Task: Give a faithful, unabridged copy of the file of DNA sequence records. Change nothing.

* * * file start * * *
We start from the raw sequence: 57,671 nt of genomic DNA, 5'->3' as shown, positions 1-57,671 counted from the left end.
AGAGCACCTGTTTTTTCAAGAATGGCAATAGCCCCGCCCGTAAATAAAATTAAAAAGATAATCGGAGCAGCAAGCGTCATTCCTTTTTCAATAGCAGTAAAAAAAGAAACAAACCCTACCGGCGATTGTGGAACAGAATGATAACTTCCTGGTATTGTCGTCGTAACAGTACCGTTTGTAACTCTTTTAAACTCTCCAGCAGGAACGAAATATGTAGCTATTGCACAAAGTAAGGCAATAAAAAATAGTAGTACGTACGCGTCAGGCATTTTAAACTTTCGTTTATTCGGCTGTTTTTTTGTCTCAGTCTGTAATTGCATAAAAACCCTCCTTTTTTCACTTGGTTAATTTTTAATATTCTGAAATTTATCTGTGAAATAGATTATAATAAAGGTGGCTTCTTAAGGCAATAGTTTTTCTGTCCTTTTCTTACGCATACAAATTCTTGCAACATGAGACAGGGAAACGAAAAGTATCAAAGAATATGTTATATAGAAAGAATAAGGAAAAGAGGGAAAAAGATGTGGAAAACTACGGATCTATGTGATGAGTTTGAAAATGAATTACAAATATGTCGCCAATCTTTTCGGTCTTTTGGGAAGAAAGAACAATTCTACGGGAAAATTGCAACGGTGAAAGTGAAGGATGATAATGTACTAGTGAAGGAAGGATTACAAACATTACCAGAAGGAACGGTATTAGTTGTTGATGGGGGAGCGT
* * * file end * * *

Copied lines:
We start from the raw sequence: 57,671 nt of genomic DNA, 5'->3' as shown, positions 1-57,671 counted from the left end.
AGAGCACCTGTTTTTTCAAGAATGGCAATAGCCCCGCCCGTAAATAAAATTAAAAAGATAATCGGAGCAGCAAGCGTCATTCCTTTTTCAATAGCAGTAAAAAAAGAAACAAACCCTACCGGCGATTGTGGAACAGAATGATAACTTCCTGGTATTGTCGTCGTAACAGTACCGTTTGTAACTCTTTTAAACTCTCCAGCAGGAACGAAATATGTAGCTATTGCACAAAGTAAGGCAATAAAAAATAGTAGTACGTACGCGTCAGGCATTTTAAACTTTCGTTTATTCGGCTGTTTTTTTGTCTCAGTCTGTAATTGCATAAAAACCCTCCTTTTTTCACTTGGTTAATTTTTAATATTCTGAAATTTATCTGTGAAATAGATTATAATAAAGGTGGCTTCTTAAGGCAATAGTTTTTCTGTCCTTTTCTTACGCATACAAATTCTTGCAACATGAGACAGGGAAACGAAAAGTATCAAAGAATATGTTATATAGAAAGAATAAGGAAAAGAGGGAAAAAGATGTGGAAAACTACGGATCTATGTGATGAGTTTGAAAATGAATTACAAATATGTCGCCAATCTTTTCGGTCTTTTGGGAAGAAAGAACAATTCTACGGGAAAATTGCAACGGTGAAAGTGAAGGATGATAATGTACTAGTGAAGGAAGGATTACAAACATTACCAGAAGGAACGGTATTAGTTGTTGATGGGGGAGCGT